Monitoring and sustainability
Sanitation and Hygiene in Africa: Where do We Stand? (IWA Publishing 2013, eds Piers Cross and Yolande Coombes) takes stock of progress made by African countries through the AfricaSan process since 2008 and the progress needed to meet the MDG on sanitation by 2015 and beyond. This book addresses priorities which have been identified by African countries as the key elements which need to be addressed in order to accelerate progress.
The Lukenya Notes are a collection of experiences and key recommendations from the IDS meeting of CLTS practitioners held in Lukenya, Nairobi in July 2011, immediately after the AfricaSan3 meeting. The aim of the workshop was to focus on the key challenges we all face in taking CLTS to scale. Insights, case studies and options are clustered by themes which emerged from workshop brainstorming.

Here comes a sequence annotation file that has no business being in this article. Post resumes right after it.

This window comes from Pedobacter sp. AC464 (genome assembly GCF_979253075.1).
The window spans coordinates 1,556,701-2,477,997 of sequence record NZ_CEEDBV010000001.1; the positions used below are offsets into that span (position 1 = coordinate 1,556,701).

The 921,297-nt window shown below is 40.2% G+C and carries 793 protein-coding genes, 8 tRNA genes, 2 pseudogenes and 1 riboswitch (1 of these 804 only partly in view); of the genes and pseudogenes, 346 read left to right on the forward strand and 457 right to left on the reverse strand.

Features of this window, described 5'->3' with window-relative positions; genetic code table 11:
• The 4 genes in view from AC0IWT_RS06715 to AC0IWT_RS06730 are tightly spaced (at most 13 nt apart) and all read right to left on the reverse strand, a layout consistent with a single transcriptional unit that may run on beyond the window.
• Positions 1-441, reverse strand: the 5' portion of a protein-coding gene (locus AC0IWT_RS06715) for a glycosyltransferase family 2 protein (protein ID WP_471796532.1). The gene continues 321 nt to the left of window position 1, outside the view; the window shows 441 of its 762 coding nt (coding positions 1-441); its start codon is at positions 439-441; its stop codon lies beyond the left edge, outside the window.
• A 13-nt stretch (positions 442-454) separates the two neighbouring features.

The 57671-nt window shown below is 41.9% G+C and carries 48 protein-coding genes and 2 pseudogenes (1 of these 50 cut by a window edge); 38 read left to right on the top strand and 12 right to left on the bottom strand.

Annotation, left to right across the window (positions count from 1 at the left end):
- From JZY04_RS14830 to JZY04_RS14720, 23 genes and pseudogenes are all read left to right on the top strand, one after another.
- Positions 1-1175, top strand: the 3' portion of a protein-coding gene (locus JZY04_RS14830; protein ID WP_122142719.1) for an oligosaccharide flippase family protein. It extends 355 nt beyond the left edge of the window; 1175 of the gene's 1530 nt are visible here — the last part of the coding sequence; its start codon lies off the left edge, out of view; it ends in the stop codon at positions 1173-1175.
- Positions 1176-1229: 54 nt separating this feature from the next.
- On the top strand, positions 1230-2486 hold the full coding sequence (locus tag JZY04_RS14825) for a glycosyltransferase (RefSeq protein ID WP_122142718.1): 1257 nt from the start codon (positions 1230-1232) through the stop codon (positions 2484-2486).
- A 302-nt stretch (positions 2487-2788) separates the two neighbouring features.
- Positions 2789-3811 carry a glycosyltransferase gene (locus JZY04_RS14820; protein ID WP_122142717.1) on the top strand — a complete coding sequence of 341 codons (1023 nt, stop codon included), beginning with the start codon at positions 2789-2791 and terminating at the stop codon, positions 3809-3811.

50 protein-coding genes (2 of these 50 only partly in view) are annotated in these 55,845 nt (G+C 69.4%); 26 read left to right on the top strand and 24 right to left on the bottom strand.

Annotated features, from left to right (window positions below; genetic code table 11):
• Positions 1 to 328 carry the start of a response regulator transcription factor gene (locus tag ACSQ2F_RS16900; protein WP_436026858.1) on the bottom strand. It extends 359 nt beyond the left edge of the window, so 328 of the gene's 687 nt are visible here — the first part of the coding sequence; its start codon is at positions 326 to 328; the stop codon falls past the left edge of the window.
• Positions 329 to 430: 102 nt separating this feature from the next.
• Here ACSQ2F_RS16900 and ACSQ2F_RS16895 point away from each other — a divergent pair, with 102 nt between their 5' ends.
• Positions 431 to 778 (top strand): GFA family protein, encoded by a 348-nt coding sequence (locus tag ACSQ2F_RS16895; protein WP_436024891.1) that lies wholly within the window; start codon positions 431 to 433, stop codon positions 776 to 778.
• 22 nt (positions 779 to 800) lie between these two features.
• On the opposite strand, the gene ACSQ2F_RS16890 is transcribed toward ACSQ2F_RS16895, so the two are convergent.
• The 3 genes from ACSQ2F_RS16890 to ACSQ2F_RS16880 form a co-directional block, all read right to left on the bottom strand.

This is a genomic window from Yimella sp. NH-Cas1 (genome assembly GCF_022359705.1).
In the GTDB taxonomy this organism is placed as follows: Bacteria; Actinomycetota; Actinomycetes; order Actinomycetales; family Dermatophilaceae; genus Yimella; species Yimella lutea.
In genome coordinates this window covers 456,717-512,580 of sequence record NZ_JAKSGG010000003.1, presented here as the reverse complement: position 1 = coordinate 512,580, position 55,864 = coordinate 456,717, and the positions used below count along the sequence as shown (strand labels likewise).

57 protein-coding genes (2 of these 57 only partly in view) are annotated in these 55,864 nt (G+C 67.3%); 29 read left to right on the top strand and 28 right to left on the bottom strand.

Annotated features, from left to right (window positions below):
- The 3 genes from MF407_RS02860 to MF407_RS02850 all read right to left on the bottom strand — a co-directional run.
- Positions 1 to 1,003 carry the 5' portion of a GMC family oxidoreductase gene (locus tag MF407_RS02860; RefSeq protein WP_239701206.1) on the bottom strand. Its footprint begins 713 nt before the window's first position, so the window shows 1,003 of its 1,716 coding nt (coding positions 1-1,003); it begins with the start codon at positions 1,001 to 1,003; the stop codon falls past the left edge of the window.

Today I continued to follow the conversation about new directions in the over-all system of international WASH development. There is a lot of talk about changing the way aid business is conducted. But it’s hard to say how all this lofty talk will translate into actually useful change. I sensed some frustration on the part of developing country governmental reps and residents. No one’s talking about power dynamics. I also listened to some interesting sanitation reports.
This note summarizes outputs, conclusions and follows up actions from the Rapid Action Learning and Sharing Workshop on Innovations in Rural Sanitation organized by The Ministry of Drinking Water & Sanitation, Government of India in collaboration with the Water Supply and Sanitation Collaborative Council (WSSCC) and the CLTS Knowledge Hub at the Institute of Development Studies, and held in Bhopal, India from 18-19th August 2015.